In an emotionally wrenching hearing, a Los Angeles federal judge sentenced white supremacist Buford O. Furrow Jr. to five life terms Monday for the 1999 murder of a Filipino American postal worker and a shooting rampage that left five people seriously wounded at a San Fernando Valley Jewish community center.
Before he was sentenced, the mentally disturbed Washington state resident expressed his “deepest sorrow” for killing letter carrier Joseph Ileto and wounding three small children, a camp counselor and a receptionist at the Jewish center in Granada Hills.
“I hold myself responsible for what happened. . . . I wish I had been kept in the [mental] hospital I was previously in,” said Furrow, 39, as one of his young victims sobbed.
“I think about what happened every day and I will grieve for it every day the rest of my life,” added Furrow, a longtime follower of the racist and anti-Semitic group Aryan Nations, as he read from a prepared statement in an unemotional tone.
Ileto’s mother and siblings, two of the Jewish center victims and the parents of the three others all spoke movingly of the horror that had been inflicted on them and how they continue to live with it.
Several said that Furrow’s apology rang hollow and that they wished that he had been sentenced to death. “Buford Furrow should be a poster boy for the death penalty,” said Gary Zidell, whose son James was 6 when Furrow shot him in the foot. Zidell was one of several who called Furrow a coward for targeting children.
Under a plea agreement reached in January that spared him the death penalty, Furrow pleaded guilty to 16 felony charges, including five that carry mandatory life terms without possibility of parole. Federal prosecutors dropped their plans to seek death after getting access to voluminous medical records showing that Furrow had tried for a decade to get treatment for homicidal and suicidal urges.
Members of Ileto’s family, who have become activists against hate crime, said Furrow’s mental problems were no excuse for what he did.
“I feel deep inside that he knows the difference between right and wrong,” said Lilian Ileto, the mother of the murder victim. “When he killed my son, he killed a part of me.
‘My son was gunned down like an animal, not shot just once or twice, but nine times,” she said. “My heart aches every day knowing he was suffering. He was killed because he looked like an Asian or a Latino and because he was a federal employee.”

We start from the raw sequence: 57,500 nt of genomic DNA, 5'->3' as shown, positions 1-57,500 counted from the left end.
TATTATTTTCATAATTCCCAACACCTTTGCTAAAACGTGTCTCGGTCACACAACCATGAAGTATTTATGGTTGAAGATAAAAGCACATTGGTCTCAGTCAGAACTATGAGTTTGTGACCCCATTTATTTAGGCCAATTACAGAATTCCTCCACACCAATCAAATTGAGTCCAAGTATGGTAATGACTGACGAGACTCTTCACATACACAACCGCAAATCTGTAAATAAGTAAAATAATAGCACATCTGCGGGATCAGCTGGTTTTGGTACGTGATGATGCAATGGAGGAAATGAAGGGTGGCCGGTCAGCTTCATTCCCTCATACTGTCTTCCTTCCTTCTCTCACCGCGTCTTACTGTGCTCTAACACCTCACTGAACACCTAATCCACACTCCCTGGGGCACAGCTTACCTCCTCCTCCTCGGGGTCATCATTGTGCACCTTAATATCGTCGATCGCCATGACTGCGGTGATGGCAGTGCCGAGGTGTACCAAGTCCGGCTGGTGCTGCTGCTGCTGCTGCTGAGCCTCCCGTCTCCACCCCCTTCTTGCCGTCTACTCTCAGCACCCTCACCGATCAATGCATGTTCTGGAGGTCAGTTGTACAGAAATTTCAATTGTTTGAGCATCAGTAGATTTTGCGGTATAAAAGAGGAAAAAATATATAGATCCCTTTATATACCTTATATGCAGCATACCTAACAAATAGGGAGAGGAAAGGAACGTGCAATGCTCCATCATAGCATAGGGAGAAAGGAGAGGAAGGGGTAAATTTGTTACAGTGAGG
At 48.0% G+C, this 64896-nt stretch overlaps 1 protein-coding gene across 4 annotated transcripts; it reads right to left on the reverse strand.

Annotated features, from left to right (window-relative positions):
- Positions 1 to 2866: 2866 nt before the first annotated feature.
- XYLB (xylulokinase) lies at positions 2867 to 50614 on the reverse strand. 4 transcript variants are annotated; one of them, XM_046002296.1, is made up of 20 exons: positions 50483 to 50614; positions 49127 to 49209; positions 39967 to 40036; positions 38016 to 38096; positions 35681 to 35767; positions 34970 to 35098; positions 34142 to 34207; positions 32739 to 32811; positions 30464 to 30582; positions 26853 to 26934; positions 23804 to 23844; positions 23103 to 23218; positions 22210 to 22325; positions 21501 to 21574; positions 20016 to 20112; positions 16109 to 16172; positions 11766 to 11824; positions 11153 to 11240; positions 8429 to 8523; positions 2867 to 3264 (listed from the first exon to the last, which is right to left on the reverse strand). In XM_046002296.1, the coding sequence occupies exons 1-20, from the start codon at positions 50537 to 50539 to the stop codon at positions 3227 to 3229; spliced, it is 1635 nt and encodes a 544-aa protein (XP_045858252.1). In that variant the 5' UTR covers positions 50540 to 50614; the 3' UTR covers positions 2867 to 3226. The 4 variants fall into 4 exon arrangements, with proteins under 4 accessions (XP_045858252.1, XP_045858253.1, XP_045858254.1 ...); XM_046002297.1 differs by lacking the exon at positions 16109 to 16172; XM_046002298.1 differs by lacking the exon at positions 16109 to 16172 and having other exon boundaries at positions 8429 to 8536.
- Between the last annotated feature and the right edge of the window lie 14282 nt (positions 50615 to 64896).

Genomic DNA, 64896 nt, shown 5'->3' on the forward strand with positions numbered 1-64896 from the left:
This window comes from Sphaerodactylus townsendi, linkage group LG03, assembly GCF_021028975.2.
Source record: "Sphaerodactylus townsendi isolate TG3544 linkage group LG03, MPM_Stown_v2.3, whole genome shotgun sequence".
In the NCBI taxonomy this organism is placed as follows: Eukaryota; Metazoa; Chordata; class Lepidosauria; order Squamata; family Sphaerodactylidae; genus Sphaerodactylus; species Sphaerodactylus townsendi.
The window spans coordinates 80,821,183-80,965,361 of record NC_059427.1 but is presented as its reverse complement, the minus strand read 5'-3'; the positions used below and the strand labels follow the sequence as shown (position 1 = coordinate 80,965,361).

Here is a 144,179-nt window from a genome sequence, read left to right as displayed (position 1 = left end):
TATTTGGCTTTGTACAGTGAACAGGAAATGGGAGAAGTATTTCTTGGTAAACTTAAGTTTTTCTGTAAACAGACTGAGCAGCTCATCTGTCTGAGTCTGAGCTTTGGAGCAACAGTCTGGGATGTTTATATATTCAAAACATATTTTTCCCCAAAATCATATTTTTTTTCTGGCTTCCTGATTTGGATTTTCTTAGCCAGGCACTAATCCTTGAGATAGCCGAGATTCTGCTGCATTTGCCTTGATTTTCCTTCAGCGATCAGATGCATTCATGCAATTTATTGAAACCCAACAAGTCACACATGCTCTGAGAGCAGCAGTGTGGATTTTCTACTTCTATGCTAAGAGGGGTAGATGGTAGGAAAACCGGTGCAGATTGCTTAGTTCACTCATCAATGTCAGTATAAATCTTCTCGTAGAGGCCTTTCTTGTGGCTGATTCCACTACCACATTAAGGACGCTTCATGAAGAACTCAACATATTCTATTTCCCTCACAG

In comments to the FBI shortly after his arrest, Furrow said he shot Ileto because he looked “Asian or Latino” and worked for the government.
“Just saying he’s sorry doesn’t bring back my son,” said Lilian Ileto. “I was brought up to always forgive. We will never go down to that level of hate. . . . I pity Buford. He has to wake up every day and see his reflection in the mirror.”
As she spoke, Furrow nodded in agreement.
Several of the Jewish center parents, speaking at the packed, 80-minute hearing, said their children still suffer nightmares.
“His innocence was taken from him that day and it can’t be restored,” Lauren Lieb said of her son, Joshua Stepakoff, who was 6 when Furrow shot him in the leg.
“He knows that I can’t protect him from madmen. The scar on his leg reminds him of our gun-crazy world and that people want to kill Jews,” said Lieb, who spoke out against hate crimes at the Million Mom March last year.
Perhaps the most wrenching statement came from Mindy Finkelstein, 18, a counselor at the center who was wounded in the leg. While periodically sobbing, Finkelstein said that even though she had become an “instant celebrity,” she quickly dropped out of college after discovering that although her wounds were healed, she was still severely emotionally scarred.
“I’ve been to hell and back,” said Finkelstein. “Buford Furrow tried to kill me and he failed. But in a way, he succeeded.”
Moments later, Finkelstein’s mother Donna told Furrow: “You stole my daughter’s innocence just because she’s Jewish, but you didn’t take away her bravery or her ethnic pride.”
Isabel Shalometh, the 69-year-old receptionist at the Jewish center whom Furrow shot in the abdomen, said: “I hope that people out there get a message that we will not tolerate these hate groups.”
Also wounded in the attack was Ben Kadish, 5, whose mother Eleanor also spoke.
The Jewish victims and Ileto’s family stressed that Furrow’s Aug. 10, 1999, actions had not yielded his expressed goal: “a wake-up call for Americans to kill Jews.”